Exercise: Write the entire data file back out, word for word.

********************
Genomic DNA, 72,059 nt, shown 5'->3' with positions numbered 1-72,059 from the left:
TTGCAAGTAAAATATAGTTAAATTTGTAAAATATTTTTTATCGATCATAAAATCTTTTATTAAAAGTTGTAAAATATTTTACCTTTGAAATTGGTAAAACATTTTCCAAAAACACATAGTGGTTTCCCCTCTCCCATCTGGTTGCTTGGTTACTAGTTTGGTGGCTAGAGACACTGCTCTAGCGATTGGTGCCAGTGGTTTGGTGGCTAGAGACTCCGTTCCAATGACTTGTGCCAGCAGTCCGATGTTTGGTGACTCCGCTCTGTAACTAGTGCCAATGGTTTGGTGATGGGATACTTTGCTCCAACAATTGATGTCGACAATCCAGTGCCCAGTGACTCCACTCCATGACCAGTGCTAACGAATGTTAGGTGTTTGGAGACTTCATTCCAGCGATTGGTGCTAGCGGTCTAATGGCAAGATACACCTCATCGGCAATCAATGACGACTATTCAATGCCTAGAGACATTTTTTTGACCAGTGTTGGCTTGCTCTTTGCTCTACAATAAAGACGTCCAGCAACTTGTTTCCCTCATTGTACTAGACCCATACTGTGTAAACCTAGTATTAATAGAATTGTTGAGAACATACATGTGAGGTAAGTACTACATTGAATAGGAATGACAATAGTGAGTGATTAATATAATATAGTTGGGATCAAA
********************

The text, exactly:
Genomic DNA, 72,059 nt, shown 5'->3' with positions numbered 1-72,059 from the left:
TTGCAAGTAAAATATAGTTAAATTTGTAAAATATTTTTTATCGATCATAAAATCTTTTATTAAAAGTTGTAAAATATTTTACCTTTGAAATTGGTAAAACATTTTCCAAAAACACATAGTGGTTTCCCCTCTCCCATCTGGTTGCTTGGTTACTAGTTTGGTGGCTAGAGACACTGCTCTAGCGATTGGTGCCAGTGGTTTGGTGGCTAGAGACTCCGTTCCAATGACTTGTGCCAGCAGTCCGATGTTTGGTGACTCCGCTCTGTAACTAGTGCCAATGGTTTGGTGATGGGATACTTTGCTCCAACAATTGATGTCGACAATCCAGTGCCCAGTGACTCCACTCCATGACCAGTGCTAACGAATGTTAGGTGTTTGGAGACTTCATTCCAGCGATTGGTGCTAGCGGTCTAATGGCAAGATACACCTCATCGGCAATCAATGACGACTATTCAATGCCTAGAGACATTTTTTTGACCAGTGTTGGCTTGCTCTTTGCTCTACAATAAAGACGTCCAGCAACTTGTTTCCCTCATTGTACTAGACCCATACTGTGTAAACCTAGTATTAATAGAATTGTTGAGAACATACATGTGAGGTAAGTACTACATTGAATAGGAATGACAATAGTGAGTGATTAATATAATATAGTTGGGATCAAA